Samuel Egharevba

Serendipity Lies In The Roughs

Blog Post created by Samuel Egharevba on Jul 2, 2020

Setting: This is told with the prime purpose of addressing a group of young Chemists in an Ivy League.


 

I had a next-to-great upbringing. My dad, a near by-the-book and caring father would see to us imbibing timeless values as kids.

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But few years into this century, my dad said to me that the concept of luck exists, but I never bought into it. My reason was clear: first, it did not make sense as much as an intellectual talk should and next, it wasn’t in tandem with logic; I loved reason and sciences at an early age.

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Creating humour sometimes, I would affirm that there was no similarity of letters—that make up “luck” and “reason”. He would tease in response by saying the l or c in logic and luck is his proof. I’ll just clutch my head wondering why I left out such minor detail; I would go on to still mutter my refusal.

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Only a while back, I became more aware of its presence.

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From stay-at-home mums to stock traders, academics to religion upholsters somehow make mention of scanty occurrences.

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I had come to grips of its existence and possible explanation in mundane dealings, but not in science!

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Not after theoretical modellings, much data analytics, experimentations and observation would you allow the claws of serendipity obscure and win the day. No!

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Science is structured and well defined, like reactants A and B combining stoichiometrically to yield C (and D). Though it may tail off a bit into something else not envisaged, but not something much novel and profound. To arrive at a useful conclusion or product, you must know exactly what you are doing, and therefore work hard to get it. No chance, no luck, no games. Just logical follow-through. I never seemed to understand why anyone just anyone would understand something else.

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Recently, I had the good fortune (it’s more of a coincidence, not luck) to learn about Charles, the lone worker who was keen on transforming and improving on the properties of hevea rubber.

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The initial processes seemed random from him mixing rubber with ink, soup, oil to name a few. Research, particularly experimentation, implores one to take all routes (known and worth-trying) in experimentation; which he did. Eventually, I read of his accidental dropping of a lump of rubber mixed with sulfur—again another of his random trials—on the hot stove. Eureka! There, was the vulcanisation effect that will give us automobile tyres. How did that even happen?

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Deciding to dig deeper, I discovered another story. Coca-Cola supposedly began when a pharmacist’s assistant spilled soda water into the glass her boss had been using to create a new headache cure. Whhaatt! I would pace around uncontrollably ready to raven more facts, then pull out my diary to document this unsettled enquiry. Maybe these are mere coincidences, not luck.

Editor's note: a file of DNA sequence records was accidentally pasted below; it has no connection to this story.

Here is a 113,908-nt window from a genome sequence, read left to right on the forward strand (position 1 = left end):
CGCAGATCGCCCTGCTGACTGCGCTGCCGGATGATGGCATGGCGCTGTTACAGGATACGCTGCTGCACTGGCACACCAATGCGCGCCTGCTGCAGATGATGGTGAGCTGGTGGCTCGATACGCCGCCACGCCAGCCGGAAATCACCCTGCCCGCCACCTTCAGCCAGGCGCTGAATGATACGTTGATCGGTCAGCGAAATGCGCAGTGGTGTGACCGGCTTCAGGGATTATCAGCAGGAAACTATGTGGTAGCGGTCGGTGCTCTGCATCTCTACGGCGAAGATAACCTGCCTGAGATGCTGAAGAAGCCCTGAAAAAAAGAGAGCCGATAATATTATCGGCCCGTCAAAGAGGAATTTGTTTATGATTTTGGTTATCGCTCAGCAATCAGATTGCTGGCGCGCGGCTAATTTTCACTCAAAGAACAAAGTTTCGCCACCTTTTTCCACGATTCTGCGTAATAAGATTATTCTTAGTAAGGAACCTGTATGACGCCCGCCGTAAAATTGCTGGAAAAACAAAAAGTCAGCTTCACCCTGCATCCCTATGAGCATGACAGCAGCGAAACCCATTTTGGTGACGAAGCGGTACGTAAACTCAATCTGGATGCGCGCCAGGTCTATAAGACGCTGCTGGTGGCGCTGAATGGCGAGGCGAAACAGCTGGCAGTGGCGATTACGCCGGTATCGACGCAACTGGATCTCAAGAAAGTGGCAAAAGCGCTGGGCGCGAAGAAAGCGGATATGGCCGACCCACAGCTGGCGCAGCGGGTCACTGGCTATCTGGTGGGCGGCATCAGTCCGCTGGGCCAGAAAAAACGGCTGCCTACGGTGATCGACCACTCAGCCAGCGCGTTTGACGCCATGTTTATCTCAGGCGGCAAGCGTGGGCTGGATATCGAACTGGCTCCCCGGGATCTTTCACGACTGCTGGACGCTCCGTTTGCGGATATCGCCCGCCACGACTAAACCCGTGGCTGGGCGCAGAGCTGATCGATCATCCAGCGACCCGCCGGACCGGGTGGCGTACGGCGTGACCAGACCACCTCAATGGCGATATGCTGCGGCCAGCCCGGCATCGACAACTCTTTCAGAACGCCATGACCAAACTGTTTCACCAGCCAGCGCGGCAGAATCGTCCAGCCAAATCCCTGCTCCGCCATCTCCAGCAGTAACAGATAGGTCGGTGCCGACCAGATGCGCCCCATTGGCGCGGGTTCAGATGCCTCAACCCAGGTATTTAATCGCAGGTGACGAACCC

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Then another followed. The coming of the microwave oven. It was so simple and maybe questionable too. An engineer at the end of World War II working on magnetron as part of a military radar device realized his candy bar in his pocket had melted. It seemed he had knowledge of what he was doing, but the truth is that he was shocked at this too. I just called them science gaps.

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Another obviously was replete in Pfizer’s Viagra. I didn’t even bother looking up the story. Gaps do exist, I said to John, my neighbour, in one of our many roadside explorative conversations.

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John was just like I was; he enquired into every known and unknown fact that governed perceptions and beliefs. Many times he had made controversial statements.

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I am now my own crusader, and yes, luck as they call it may exist after all. The fact is this: things have turned south in the laboratory few times, and a handful have turned out to be astounding. One or two is small a number to conclude, but 4 or 5 of such?

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Our abilities to derive wood, paper, starch, cellulose, and plastics from plants is sheer human genius and intellectual high. However, somewhere outside that scope of our can-do spirit lies the [I don’t know] lucky breaks, which rarely pops in.

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Wrapping up, in Malcolm Gladwell’s Outliers, he says that Bill Gates assured many that he was lucky with the aftereffect resulting from his discovery. We don’t know, maybe it’s just some of those words uttered in humility or to parade it, we only can infer. I’m sold out now, totally.

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Serendipity is part of the art. It lurks around in the cracks and crevices and also in the light of great work.

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Perhaps this brings the big question to light: what then is responsible for lucky breaks?

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[To be continued]

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Outcomes